"Minnesota Nice": A Comparative Analysis of Minnesota's Treatment of Adoption by Gay Couples

University of St. Thomas Law Journal, Mar 2018

Christian Eichenlaub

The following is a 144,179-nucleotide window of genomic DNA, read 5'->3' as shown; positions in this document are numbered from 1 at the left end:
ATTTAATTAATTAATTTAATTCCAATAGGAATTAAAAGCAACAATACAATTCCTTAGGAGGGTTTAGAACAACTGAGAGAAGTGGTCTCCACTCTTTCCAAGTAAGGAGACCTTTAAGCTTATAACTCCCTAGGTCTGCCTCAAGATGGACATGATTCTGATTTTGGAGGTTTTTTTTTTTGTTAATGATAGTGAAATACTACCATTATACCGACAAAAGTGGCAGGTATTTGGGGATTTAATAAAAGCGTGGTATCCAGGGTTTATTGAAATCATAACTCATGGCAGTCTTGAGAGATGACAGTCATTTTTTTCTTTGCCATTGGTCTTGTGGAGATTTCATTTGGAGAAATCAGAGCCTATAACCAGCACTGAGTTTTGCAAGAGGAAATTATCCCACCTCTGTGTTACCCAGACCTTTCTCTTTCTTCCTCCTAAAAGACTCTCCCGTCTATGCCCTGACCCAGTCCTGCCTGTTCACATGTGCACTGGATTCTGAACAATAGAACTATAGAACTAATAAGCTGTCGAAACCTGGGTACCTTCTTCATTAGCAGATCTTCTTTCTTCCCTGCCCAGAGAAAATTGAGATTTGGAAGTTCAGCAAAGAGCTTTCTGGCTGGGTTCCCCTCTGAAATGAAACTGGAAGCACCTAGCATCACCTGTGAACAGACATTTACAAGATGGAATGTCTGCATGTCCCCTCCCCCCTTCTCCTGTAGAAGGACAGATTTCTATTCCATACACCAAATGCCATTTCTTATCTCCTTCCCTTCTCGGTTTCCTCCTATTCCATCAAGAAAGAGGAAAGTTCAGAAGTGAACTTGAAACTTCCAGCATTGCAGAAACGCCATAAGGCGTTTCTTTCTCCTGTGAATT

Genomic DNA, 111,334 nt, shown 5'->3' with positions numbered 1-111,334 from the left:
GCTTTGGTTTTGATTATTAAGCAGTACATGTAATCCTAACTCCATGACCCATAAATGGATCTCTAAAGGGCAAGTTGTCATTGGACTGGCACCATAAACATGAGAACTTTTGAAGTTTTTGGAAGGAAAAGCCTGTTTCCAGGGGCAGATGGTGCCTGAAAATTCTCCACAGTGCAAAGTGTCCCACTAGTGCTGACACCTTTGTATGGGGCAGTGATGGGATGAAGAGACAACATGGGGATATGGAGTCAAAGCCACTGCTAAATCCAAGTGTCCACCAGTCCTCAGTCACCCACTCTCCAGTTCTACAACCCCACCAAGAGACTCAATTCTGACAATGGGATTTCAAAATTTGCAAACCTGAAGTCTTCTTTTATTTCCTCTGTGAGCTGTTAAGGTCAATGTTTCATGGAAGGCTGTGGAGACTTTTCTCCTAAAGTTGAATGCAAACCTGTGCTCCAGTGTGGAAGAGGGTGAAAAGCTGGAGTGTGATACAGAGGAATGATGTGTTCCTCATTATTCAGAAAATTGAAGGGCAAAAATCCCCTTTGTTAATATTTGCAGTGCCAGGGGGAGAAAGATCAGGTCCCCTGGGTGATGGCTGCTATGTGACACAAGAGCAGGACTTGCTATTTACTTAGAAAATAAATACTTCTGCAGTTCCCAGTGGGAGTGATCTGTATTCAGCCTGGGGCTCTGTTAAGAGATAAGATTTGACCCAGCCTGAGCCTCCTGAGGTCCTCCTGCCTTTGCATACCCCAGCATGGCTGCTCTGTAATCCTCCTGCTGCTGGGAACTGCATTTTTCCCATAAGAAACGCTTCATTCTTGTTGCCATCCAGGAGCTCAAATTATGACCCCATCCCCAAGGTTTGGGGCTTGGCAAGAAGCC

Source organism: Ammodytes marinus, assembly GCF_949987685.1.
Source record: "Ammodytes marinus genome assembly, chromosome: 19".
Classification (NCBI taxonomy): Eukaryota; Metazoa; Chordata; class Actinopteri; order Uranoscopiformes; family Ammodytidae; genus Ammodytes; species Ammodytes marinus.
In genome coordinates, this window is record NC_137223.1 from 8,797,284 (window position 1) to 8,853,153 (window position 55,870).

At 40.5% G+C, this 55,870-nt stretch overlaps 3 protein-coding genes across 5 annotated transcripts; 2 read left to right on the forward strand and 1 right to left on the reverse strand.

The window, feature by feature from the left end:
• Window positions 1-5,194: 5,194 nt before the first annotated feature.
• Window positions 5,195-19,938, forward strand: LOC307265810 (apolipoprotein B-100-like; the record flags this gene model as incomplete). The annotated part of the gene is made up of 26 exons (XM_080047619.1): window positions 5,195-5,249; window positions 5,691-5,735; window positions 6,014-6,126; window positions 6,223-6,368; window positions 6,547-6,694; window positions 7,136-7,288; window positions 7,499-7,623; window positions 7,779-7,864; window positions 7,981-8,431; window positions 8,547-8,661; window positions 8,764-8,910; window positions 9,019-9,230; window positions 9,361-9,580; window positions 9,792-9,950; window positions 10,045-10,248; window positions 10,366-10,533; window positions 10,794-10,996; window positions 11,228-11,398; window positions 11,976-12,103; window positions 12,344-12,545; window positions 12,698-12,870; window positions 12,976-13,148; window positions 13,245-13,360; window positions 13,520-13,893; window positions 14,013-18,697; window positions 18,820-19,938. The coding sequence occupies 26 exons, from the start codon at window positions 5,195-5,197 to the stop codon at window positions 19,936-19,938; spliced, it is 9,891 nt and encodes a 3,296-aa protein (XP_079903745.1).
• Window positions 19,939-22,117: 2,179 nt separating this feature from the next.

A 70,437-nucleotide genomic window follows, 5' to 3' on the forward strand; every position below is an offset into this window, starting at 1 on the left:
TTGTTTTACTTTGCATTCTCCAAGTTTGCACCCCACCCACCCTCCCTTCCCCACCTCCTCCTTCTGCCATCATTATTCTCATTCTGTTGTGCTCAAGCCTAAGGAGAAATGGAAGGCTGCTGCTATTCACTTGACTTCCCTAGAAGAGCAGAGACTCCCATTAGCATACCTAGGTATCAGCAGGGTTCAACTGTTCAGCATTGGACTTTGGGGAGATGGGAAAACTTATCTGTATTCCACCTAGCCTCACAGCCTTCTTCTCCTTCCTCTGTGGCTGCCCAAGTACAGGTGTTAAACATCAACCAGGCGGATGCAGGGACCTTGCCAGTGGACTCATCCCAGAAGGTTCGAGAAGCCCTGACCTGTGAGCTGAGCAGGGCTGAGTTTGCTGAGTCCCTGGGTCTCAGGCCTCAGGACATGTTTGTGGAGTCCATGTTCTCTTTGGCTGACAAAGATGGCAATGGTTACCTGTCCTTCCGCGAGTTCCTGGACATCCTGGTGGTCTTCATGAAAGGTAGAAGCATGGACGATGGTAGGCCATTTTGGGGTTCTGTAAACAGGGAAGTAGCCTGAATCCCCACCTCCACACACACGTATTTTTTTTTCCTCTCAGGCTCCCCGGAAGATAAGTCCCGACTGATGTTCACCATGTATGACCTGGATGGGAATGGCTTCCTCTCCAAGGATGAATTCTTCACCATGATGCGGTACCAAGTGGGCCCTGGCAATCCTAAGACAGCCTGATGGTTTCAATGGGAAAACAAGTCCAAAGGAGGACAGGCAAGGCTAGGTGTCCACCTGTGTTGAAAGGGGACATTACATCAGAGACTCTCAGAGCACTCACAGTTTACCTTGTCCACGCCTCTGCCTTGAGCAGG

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"Minnesota Nice": A Comparative Analysis of Minnesota's Treatment of Adoption by Gay Couples